A Choice of One is No Choice At All


Richmond – Clapham Junction – Victoria – Kensington

This fairly simple trip went pretty well, in that everything ran to the scheduled timetable and all the assistance I needed, ramps and the like, turned up on time and in the right place. In fact it went as well as I, as a disabled traveller, can expect.

And there’s the rub – ‘as a disabled traveller’

Kensington is a significant cultural destination in London, with The Royal Albert Hall, Science Museum, Natural History Museum and much more besides. But all of the underground stations are inaccessible to me as a wheelchair user. I’ve been through many of them, I just can’t get on or off.

So I could choose to walk (or wheel) which is fine when the weather is good. Most of the pavements from Clapham, Victoria or West Brompton, the closest accessible stations, are acceptable, but it’s 30-40 minutes to cover the distance, and sometimes there just aren’t enough hours in the day.

So bus it is. Except my current wheelchair won’t allow me to use the bus without being violently thrown around which is at best uncomfortable and at worst injurious. Of course buses, having to fight for road space with cars, vans and lorries, are much slower than the subterranean alternatives.

So the pecking order of transport reaches the cab. Quick(ish), cheap(ish) but very convenient. Except you can’t get a wheelchair in a Toyota Prius. There are accessible cabs, but finding one in a new area of London is like locating rocking horse shit. The city wide companies, like Addison Lee, don’t have enough to guarantee availability. Short, wheelchair cab journeys just aren’t practical.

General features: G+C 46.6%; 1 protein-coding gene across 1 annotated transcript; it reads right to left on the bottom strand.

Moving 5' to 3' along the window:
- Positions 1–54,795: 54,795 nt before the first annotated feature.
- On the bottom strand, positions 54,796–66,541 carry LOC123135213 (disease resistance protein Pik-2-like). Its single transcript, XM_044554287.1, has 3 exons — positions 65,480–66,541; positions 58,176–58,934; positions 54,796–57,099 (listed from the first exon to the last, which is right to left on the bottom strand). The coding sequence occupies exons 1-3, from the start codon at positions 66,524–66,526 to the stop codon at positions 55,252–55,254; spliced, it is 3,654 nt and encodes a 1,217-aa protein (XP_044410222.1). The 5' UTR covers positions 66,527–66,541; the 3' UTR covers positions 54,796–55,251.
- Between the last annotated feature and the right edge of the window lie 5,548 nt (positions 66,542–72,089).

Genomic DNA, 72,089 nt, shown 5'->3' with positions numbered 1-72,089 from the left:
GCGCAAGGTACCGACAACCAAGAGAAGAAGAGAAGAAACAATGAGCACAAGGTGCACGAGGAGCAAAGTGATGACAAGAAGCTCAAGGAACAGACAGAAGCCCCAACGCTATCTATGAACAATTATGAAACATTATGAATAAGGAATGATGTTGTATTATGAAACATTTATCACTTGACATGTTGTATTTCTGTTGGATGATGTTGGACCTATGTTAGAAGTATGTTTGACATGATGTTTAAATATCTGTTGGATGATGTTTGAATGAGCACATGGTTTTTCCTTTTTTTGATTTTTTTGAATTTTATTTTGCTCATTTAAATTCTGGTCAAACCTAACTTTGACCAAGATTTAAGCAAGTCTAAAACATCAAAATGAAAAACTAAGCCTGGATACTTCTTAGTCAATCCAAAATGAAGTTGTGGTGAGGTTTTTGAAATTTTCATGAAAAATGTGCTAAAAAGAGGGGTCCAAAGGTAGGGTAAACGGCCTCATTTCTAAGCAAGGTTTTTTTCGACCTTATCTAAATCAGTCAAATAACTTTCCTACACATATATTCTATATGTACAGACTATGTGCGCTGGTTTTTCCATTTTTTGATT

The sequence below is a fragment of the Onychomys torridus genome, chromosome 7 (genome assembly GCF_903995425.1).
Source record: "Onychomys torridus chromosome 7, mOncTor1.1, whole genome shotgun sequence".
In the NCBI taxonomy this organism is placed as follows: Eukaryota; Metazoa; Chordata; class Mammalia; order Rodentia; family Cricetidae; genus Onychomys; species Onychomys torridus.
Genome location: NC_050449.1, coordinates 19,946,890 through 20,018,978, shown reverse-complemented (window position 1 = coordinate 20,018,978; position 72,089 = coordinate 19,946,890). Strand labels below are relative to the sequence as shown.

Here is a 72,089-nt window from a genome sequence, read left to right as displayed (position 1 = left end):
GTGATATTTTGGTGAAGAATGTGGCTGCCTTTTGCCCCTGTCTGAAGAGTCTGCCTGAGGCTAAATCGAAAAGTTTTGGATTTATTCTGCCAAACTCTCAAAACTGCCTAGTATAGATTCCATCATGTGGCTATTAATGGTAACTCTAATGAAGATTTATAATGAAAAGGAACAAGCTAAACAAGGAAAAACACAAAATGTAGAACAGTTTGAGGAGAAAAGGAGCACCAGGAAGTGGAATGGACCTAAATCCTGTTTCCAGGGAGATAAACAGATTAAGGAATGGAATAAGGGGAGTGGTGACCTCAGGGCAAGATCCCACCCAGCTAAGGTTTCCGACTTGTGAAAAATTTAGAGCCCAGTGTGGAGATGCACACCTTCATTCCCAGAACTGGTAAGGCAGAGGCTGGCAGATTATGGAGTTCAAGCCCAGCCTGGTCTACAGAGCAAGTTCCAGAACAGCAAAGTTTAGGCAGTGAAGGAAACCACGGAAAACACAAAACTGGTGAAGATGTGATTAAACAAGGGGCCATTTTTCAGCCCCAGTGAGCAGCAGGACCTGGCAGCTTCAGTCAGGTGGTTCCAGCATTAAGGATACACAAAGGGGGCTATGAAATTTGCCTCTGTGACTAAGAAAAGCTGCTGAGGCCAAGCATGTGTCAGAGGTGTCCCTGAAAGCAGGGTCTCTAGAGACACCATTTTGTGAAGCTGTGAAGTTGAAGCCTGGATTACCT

So I’m left with the ubiquitous Black Taxi. I’m a huge advocate and supporter of Black Taxis. They are, rightly, highly regulated, but for that you get a reliable, safe and knowledgeable (and accessible) service. It’s true they’re a bit pricey, but like any product you pay for a premium service, and unlike cabs you know you’ll get to your destination without getting lost, having an accident, being attacked, ripped off, or having to tell the driver where to go. They’re facing competition on an uneven playing field from a number of sources, and that needs fixing. We’ll miss them if they disappear… but I digress.

My problem with Black Taxis is that they’re part of a choice of transport options. Except for me as a wheelchair using disabled traveller, where they’re the only viable choice.

About Alan

I'm an Economist, Geek, Campaigner & wheelchair user who's been using all forms of public transport for 20+ years.
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1 Response to A Choice of One is No Choice At All

  1. Pingback: Time Waits for No Man, Except when He’s Waiting for a Taxi. | Never a Dull Journey

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